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Amar'e Stoudemire

The New York Knicks made the second major move of the NBA Free Agency season by signing ex-Phoenix Suns power forward to a five-year contract worth close to $100 million. The move creates a number of questions, including the concept of “is the signing really an improvement over David Lee?” Others include: Who is going to pass Amar’e the ball? In Phoenix, he had Steve Nash essentially making him the offensive player he is today with deft passes that gave Stoudemire the opportunity to attack the rim. Where are these passes going to come from now that Amar’e is with the Knicks?

As of today, the only point guard on the Knicks roster, thanks to Chris Duhon’s signing with the Orlando Magic, is Eddie House. While House is an amazing shooter, that’s about all he brings to the table for an NBA team. He’s not a player who will make others around him better with nifty passes out of the pick and roll.

Without a point guard, the Knicks plan for replacing the dirty-work-doing David Lee is with a player who needs others passing him the ball to be an effective scorer; one that doesn’t rebound as effectively as Lee either. If the Knicks don’t sign a point guard of note — think Raymond Felton, perhaps — then they just paid a whole lot of money for an incomplete player who needs a set-up player to make him the offensive threat he was in Phoenix.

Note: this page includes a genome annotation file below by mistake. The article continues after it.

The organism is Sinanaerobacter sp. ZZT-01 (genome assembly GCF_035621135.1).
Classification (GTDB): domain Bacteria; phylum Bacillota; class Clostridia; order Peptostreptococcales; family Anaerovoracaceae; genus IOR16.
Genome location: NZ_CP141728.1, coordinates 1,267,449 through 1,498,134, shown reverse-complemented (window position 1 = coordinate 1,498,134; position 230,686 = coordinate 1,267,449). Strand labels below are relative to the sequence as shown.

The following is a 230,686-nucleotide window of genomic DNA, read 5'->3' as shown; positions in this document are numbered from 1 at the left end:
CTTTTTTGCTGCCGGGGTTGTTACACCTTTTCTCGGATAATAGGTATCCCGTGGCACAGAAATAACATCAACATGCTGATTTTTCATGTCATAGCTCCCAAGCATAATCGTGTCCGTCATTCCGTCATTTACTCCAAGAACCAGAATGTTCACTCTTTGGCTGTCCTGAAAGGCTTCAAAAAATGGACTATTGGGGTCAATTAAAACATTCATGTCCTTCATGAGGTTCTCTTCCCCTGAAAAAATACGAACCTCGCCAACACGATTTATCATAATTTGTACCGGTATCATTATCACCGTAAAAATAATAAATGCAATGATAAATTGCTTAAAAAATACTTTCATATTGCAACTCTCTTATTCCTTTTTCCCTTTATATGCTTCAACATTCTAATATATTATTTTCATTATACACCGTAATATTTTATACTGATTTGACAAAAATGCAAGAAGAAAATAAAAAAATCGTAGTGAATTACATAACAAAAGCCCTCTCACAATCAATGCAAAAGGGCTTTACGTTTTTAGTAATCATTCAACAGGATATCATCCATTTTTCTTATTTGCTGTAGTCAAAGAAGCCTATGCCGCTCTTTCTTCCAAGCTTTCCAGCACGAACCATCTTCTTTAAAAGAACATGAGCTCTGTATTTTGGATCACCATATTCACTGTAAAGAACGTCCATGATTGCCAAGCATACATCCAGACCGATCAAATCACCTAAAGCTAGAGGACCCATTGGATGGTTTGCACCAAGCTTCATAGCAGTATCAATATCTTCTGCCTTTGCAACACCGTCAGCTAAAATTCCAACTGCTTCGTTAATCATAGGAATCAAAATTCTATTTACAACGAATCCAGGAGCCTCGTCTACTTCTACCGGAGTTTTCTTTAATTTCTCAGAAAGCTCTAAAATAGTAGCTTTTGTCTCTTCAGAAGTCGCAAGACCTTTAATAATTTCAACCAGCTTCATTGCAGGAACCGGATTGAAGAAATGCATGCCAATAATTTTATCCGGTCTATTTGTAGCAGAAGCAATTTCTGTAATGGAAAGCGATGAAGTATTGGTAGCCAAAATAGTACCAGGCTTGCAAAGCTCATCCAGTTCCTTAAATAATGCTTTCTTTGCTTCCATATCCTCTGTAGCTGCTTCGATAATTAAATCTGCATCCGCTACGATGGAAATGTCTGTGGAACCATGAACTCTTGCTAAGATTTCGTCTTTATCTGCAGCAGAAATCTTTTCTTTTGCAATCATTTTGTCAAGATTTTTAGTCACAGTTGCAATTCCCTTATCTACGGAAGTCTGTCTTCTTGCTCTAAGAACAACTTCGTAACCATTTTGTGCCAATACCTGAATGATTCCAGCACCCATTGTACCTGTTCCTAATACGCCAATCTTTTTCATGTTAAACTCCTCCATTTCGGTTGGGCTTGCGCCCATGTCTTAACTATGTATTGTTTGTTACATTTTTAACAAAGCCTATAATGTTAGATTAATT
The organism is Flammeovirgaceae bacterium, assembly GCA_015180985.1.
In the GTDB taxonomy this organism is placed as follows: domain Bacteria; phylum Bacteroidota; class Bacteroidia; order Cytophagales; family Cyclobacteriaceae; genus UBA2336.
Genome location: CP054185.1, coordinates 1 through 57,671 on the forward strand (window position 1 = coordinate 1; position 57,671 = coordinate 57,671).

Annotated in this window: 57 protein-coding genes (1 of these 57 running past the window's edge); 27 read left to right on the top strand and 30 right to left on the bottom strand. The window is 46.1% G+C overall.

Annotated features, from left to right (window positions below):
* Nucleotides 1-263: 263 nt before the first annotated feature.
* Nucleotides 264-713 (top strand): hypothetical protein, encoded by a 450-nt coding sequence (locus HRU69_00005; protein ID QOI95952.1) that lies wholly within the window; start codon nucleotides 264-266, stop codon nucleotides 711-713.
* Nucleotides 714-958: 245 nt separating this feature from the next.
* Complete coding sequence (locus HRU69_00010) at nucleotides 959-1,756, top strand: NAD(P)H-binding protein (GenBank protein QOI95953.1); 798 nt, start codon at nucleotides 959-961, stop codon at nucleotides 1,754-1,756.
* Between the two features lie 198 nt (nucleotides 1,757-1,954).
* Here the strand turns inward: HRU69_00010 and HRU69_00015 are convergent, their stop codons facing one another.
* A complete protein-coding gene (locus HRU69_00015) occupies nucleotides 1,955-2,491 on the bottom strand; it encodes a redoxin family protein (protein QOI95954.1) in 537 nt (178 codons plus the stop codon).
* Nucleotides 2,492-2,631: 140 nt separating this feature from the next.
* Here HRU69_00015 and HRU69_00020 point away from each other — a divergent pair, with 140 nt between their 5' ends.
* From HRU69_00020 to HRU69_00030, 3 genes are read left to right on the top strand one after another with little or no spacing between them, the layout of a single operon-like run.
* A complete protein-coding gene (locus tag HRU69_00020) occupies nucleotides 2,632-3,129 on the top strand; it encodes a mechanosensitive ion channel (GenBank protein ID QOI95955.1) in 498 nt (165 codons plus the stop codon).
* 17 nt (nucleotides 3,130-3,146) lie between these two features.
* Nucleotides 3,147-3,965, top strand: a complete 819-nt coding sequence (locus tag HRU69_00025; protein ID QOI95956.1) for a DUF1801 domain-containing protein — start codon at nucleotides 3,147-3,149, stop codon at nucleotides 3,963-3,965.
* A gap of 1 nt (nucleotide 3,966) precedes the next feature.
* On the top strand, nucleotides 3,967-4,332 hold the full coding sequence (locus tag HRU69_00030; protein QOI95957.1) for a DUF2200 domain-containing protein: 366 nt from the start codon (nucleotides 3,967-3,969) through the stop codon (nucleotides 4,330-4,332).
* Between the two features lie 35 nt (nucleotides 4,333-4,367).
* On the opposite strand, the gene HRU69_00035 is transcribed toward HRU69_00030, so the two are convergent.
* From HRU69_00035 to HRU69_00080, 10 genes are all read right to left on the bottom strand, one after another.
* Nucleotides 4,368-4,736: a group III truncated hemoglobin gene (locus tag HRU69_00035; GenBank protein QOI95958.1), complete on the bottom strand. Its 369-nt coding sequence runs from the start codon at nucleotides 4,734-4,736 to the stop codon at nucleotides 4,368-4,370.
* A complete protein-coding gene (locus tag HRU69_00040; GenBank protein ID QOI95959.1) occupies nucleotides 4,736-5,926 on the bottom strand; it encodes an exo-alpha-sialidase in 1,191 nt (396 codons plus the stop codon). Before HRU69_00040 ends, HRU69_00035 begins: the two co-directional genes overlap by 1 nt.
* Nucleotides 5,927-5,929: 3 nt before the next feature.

So far, the Knicks are very much a work in progress. As for Amar’e being more effective than the apparently-outgoing David Lee, thoughts aren’t clear here, either:

[When] Stoudemire arrives, he will bring along a history of injuries that have raised questions about the potential longevity of his career. In 2005, Stoudemire underwent microfracture surgery on his knee and played only three games. A detached retina in the 2008-9 season limited him to 53 games, and The Arizona Republic reported that Stoudemire’s contract cannot be insured because of the injuries, which caused Phoenix to hesitate in offering him a long-term commitment.

Lee played in 81 games each of the last three seasons, but his Knicks career may be over without a meeting.

That’s not exactly the most glowing response to the changing of the guard at the Knicks’ power forward position. With close to a $20 million a year contract, one would expect Amar’e to be head-and-shoulders above David Lee, and that’s just not the case. If the Amar’e signing is any indication, Knicks fans, ones waiting for the Summer of 2010 NBA Free Agency tour, might have had their hopes up for nothing.